Psychological Changes During Postpartum Period

Postpartum Psychological Changes: Details Discussion

What Do You Mean By Postpartum Period?

The postpartum (or postnatal) period begins after childbirth and is typically considered to end within six weeks. However, there are three distinct but continuous phases of the postnatal period; the acute phase, lasting for six to twelve hours after birth; the subacute phase, lasting six weeks; and the delayed phase, lasting up to six months.

Postpartum psychological changes
Fig: Postpartum psychological changes

The postpartum period is usually considered the interval extending from the birth of the baby until 6 weeks after. It is the 6 weeks interval between the birth of the newborn and the rectum of the reproductive organs to their normal non-pregnant state.

Postpartum Psychological Changes During Postpartum Period:

1. Taking-In Phase:

  • The taking-in phase usually sets I to 2 days after delivery.
  • This is the time of reflection for the woman because within the 2 to 3 day period, the woman is passive.
  • The woman becomes dependent on her healthcare provider or support person with some of the daily tasks and decision-making.
  • This dependence is mainly due to her physical discomfort from hemorrhoids or the after pains, from the uncertainty of how she could care for the newborn, and also from the extreme tiredness she feels that follows childbirth.
  • The woman prefers to talk about her experiences during labor and birth and also her pregnancy.
  • The taking-in phase provides time for the woman to regain her physical strength and organize her rambling thoughts about her new role.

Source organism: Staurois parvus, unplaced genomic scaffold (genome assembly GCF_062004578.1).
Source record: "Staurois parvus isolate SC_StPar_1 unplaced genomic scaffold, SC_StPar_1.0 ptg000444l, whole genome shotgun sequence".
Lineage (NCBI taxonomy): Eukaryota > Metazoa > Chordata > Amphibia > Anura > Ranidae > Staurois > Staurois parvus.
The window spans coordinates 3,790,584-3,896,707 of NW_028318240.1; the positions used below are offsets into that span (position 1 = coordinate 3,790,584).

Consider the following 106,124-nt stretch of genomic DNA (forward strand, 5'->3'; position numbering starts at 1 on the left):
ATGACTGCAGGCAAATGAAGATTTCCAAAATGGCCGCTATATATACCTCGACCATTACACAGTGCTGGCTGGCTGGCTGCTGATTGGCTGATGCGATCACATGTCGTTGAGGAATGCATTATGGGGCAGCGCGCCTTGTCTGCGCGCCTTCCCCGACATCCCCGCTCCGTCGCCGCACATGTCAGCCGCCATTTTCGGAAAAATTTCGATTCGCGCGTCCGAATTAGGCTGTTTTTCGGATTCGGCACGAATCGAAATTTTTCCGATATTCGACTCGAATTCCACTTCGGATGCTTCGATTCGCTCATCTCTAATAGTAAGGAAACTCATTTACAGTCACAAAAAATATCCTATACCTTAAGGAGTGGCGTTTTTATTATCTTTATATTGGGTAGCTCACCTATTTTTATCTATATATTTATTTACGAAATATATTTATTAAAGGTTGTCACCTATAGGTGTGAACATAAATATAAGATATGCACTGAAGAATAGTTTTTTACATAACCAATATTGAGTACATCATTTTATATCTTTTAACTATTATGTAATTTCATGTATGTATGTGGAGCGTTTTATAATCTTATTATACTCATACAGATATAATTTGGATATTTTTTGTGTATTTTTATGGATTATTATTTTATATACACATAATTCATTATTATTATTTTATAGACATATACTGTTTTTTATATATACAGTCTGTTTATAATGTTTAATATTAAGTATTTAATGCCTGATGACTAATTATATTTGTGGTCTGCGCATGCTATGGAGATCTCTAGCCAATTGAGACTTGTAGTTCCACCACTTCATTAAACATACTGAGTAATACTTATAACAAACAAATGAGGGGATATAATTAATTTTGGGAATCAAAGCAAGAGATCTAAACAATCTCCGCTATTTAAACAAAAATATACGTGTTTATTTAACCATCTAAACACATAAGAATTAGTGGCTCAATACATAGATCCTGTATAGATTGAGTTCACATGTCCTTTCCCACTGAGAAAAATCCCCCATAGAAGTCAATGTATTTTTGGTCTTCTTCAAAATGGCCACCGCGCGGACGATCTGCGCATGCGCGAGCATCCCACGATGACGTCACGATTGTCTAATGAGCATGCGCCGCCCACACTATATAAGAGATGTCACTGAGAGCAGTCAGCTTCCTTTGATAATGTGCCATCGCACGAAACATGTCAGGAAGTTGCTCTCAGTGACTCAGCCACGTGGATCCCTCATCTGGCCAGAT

• Encouraging the woman to talk about her experiences during labor and birth would greatly help her adjust and let her incorporate it into her new life.

2. Taking Hold Phase:

  • The taking hold phase starts 2 to 4 days after delivery.
  • The woman starts to initiate actions on her own and making decisions without relying on others.
  • Women who underwent anesthesia reach this phase only hours after her delivery.
  • She starts to focus on the newborn instead of herself and begins to actively participate in newborn care.
  • Demonstrate newborn care to the mother and watch her do a return demonstration of every procedure.
  • The woman still needs positive reinforcements despite the independence that she is already showing because she might still feel insecure about the care of her child.
  • Allow the woman to settle in gradually into her new role while still at the hospital or healthcare facility because making decisions about the child’s welfare is a difficult part of motherhood.

3. Letting Go Phase:

  • During the letting go phase, the woman finally accepts her new role and gives up her old roles like being a childless woman or just a mother of one child.
  • This is the phase where postpartum depression may set in.
  • Readjustment of relationship is needed for an easy transition to this phase.

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